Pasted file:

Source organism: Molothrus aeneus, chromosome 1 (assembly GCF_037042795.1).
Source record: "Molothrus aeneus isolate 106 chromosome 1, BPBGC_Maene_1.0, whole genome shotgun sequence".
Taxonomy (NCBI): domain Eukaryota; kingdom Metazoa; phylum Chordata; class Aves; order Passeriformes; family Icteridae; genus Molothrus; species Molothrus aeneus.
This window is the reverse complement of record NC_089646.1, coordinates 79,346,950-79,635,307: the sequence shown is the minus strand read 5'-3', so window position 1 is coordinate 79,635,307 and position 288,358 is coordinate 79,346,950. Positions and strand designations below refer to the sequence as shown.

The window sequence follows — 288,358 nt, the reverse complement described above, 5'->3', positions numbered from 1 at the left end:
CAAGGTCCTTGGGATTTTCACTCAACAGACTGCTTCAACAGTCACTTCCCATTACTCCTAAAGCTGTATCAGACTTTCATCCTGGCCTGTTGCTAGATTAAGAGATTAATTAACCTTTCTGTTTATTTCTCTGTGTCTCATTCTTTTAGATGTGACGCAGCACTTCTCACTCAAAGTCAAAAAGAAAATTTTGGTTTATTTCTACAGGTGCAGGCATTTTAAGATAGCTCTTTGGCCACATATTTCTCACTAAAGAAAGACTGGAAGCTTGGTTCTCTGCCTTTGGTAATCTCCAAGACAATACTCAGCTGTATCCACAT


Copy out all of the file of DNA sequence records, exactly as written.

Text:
Source organism: Molothrus aeneus, chromosome 1 (assembly GCF_037042795.1).
Source record: "Molothrus aeneus isolate 106 chromosome 1, BPBGC_Maene_1.0, whole genome shotgun sequence".
Taxonomy (NCBI): domain Eukaryota; kingdom Metazoa; phylum Chordata; class Aves; order Passeriformes; family Icteridae; genus Molothrus; species Molothrus aeneus.
This window is the reverse complement of record NC_089646.1, coordinates 79,346,950-79,635,307: the sequence shown is the minus strand read 5'-3', so window position 1 is coordinate 79,635,307 and position 288,358 is coordinate 79,346,950. Positions and strand designations below refer to the sequence as shown.

The window sequence follows — 288,358 nt, the reverse complement described above, 5'->3', positions numbered from 1 at the left end:
CAAGGTCCTTGGGATTTTCACTCAACAGACTGCTTCAACAGTCACTTCCCATTACTCCTAAAGCTGTATCAGACTTTCATCCTGGCCTGTTGCTAGATTAAGAGATTAATTAACCTTTCTGTTTATTTCTCTGTGTCTCATTCTTTTAGATGTGACGCAGCACTTCTCACTCAAAGTCAAAAAGAAAATTTTGGTTTATTTCTACAGGTGCAGGCATTTTAAGATAGCTCTTTGGCCACATATTTCTCACTAAAGAAAGACTGGAAGCTTGGTTCTCTGCCTTTGGTAATCTCCAAGACAATACTCAGCTGTATCCACAT